Yes, my "exercise" of increasing some tension in an open eye while keeping the other one covered is hard to describe, and its effect for me--actually getting a discernible albeit temporary improvement in acuity--is harder to explain still. There was a comment on my thread that this might be due to "ciliary action" but as I understand it, the standard explanation of ciliary action is to bring the accommodation to a nearer focus, and not to see farther, which is the effect I am getting.

I am trying to extend this to a being able to feel the tension while both eyes are looking forward, and not while one is looking straight forward and the other extremely cross-eyed.  In doing this, I find that I need to have a slightly different way of seeing, which I call for lack of a better description as "intentional seeing". This is different from my normal seeing (I've been wearing glassing for more than 50 years) which is to be passive and let the acuity come in through the glasses. In intentional seeing, I have an attitude of "reaching out" to the distance while being aware of the tension that I speak of in the "exercise" in my original posting. (My current pair is slightly underprescribed by about 0.50 or less.) This is also different from "active focus" that might have been mentioned in other forums and in the previous Frauenfeld Clinic forums, which I understand to be the idea of "relaxing" the focus; my "intentional seeing" is an active participation in the process of seeing to gain acuity farther out through some muscular action, instead of "relaxing" into the distance.

Is it working? Well, it's slow work, but my night vision seems to be brighter. This has also led me to wondering if there isn't some subtle difference in seeing between those with 20/20 vision and those who are myopic, other than in the acuity, of course. I ponder whether our visual system is not a self-optimizing system, and we get myopic when some part of the self-correcting system goes out of whack, and we spiral into blurriness. That part may be something about the way the brain approaches seeing, and that is what I am exploring to regain.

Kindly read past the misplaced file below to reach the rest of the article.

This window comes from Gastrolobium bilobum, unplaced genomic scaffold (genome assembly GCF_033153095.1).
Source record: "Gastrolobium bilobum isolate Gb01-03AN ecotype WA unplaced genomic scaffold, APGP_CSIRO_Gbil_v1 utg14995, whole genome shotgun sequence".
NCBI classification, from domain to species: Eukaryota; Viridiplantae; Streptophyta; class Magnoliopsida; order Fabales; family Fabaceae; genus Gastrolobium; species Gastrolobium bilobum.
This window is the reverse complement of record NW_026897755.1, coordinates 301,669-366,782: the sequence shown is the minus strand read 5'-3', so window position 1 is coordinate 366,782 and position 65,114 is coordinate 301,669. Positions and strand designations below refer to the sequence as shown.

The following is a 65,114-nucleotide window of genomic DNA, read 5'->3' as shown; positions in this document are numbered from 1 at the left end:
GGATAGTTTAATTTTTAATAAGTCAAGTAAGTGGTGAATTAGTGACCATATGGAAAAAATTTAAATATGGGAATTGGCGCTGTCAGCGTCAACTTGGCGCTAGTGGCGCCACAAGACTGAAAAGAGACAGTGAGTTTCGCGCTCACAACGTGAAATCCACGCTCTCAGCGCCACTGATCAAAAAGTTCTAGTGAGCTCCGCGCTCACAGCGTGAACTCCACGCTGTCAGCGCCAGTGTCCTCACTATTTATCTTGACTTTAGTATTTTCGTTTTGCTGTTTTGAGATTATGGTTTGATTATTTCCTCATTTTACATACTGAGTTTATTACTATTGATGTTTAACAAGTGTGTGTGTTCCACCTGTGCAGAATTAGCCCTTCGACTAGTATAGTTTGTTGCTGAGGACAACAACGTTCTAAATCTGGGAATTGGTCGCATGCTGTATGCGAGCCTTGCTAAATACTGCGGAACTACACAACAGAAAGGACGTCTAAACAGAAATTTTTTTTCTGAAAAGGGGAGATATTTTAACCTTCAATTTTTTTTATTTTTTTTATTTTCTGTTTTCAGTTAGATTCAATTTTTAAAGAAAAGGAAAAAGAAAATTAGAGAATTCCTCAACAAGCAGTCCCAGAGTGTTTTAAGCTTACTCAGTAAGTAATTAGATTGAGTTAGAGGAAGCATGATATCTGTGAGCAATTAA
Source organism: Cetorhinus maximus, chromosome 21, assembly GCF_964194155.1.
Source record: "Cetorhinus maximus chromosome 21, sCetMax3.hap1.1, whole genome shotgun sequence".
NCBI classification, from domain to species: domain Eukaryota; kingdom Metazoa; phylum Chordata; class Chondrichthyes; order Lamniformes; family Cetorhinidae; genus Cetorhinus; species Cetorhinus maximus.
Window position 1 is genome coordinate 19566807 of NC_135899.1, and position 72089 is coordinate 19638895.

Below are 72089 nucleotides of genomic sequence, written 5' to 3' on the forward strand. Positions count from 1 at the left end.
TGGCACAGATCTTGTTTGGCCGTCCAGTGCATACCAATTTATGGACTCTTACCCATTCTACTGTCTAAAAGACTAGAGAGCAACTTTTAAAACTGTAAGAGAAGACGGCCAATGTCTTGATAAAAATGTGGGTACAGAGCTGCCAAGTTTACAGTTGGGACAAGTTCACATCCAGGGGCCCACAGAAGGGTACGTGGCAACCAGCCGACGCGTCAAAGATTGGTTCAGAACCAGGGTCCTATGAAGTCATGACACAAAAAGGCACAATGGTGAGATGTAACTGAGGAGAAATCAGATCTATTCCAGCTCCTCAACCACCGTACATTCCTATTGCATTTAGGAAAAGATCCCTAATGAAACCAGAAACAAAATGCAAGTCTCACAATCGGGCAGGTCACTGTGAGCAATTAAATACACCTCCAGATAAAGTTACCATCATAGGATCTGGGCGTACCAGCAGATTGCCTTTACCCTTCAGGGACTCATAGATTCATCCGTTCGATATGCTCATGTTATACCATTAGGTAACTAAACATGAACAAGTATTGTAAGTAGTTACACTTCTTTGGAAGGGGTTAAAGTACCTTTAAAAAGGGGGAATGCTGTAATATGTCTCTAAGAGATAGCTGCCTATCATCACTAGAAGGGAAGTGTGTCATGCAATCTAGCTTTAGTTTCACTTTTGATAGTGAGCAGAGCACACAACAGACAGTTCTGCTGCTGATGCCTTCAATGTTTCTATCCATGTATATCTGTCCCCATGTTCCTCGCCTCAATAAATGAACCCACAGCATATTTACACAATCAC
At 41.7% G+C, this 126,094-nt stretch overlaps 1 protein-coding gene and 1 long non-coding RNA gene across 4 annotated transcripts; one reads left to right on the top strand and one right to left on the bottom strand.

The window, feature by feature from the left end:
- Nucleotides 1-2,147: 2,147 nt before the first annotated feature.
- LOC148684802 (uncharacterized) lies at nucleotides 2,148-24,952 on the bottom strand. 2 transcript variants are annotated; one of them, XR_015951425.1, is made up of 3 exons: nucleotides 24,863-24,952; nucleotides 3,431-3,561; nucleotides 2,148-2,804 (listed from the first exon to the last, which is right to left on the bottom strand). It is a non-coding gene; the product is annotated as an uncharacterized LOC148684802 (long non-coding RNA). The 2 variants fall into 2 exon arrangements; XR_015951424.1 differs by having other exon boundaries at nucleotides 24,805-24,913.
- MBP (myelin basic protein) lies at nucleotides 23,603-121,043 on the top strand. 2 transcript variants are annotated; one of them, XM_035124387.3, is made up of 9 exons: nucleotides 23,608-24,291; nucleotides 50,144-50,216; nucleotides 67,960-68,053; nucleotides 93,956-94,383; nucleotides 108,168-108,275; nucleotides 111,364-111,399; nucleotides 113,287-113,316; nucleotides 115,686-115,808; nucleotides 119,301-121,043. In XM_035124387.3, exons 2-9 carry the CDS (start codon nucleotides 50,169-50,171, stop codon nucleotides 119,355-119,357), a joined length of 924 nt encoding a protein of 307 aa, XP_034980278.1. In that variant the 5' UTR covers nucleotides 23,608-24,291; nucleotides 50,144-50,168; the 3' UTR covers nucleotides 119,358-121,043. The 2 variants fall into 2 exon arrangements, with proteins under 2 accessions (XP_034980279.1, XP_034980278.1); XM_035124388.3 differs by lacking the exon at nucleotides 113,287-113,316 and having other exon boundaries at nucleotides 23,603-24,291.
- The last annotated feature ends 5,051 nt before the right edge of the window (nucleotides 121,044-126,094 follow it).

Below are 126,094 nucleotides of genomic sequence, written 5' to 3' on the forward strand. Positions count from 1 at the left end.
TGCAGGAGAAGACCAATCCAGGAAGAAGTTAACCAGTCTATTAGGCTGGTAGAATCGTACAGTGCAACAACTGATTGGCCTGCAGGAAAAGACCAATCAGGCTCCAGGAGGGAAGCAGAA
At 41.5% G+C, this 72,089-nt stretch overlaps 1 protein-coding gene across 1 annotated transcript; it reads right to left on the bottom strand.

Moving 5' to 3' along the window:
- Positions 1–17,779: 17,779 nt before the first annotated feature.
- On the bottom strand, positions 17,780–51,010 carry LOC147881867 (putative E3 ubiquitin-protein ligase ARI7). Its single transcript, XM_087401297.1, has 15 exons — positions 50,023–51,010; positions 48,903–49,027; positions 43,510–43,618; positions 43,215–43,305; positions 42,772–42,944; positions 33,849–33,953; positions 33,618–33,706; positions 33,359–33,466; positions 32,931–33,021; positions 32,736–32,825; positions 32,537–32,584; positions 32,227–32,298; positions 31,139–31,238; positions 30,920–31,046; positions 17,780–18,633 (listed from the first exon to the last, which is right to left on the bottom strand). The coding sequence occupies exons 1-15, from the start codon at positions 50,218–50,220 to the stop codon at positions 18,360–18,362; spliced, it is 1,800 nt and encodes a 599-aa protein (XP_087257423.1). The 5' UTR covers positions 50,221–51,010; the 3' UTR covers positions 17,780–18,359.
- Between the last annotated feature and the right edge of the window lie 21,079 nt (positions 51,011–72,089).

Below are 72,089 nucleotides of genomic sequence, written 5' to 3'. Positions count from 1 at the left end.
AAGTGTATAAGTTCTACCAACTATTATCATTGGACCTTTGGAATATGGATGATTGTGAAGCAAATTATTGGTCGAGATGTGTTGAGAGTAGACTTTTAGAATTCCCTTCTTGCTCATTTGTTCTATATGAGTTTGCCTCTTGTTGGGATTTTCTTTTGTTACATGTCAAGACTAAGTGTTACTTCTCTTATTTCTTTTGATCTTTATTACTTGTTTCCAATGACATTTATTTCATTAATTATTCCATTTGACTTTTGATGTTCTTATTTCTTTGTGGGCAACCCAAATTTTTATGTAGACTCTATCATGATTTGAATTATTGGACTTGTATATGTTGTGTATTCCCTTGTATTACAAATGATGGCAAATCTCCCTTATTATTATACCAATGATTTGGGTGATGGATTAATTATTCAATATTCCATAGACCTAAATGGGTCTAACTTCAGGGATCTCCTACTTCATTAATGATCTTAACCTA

« Last Edit: December 11, 2015, 03:55:53 PM by Hillyman »

Offline strongmama

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Re: The Bershak method
« Reply #7 on: December 07, 2015, 06:28:17 AM »
Thanks for the update! I am eager to follow your progress. Yes, Bates talks about relaxation and blinking, but I've recently been reading Kaisu Viikari and for her fogging method she talks about not blinking. There are definitely a lot of mechanisms at work. Plus/minus is much too simplistic a view! At least behavioral optometrists are aware of other things like saccades and tracking.

If you want an update on my husband, he's been going for weekly vision therapy for 4 months now and they're starting to break down the suppression. He is able to see some double now when she tests with the prism bar. She says his system is stuck up close, over converging, and she has him doing exercises for peripheral awareness to get him to loosen up... so added stuff I've come up with: Since he can see double now, he can hold up a finger and see 4 circles on the 3 Cups printout! He was looking at it like that for the first time last night. I explained to him how the two circles closest to each other can overlap and become 3D. I think he'll try to see that. The last homework I invented for him was super helpful: His assigned homework is to look at the Brock string, but that's frustrating for him because it crosses in front of the bead and try as he might he can't make it look like it's supposed to unless it's really close (crossed eyes). So I told him to try the technique I used when I learned to see Magic Eye pictures which is to look across the room then become aware of what he's trying to see. So he should focus his eyes across the room so they diverge more and try to find where he should look so the string crosses the right place, becoming aware of it with his peripheral vision. This gets his eyes at the right angle and not over-converged. It is blurry because it's not what he's focusing on, but I theorize that like the Magic Eye pics his brain will eventually realize it can bring it into focus with his eyes at that angle. This very much relates to what you're doing!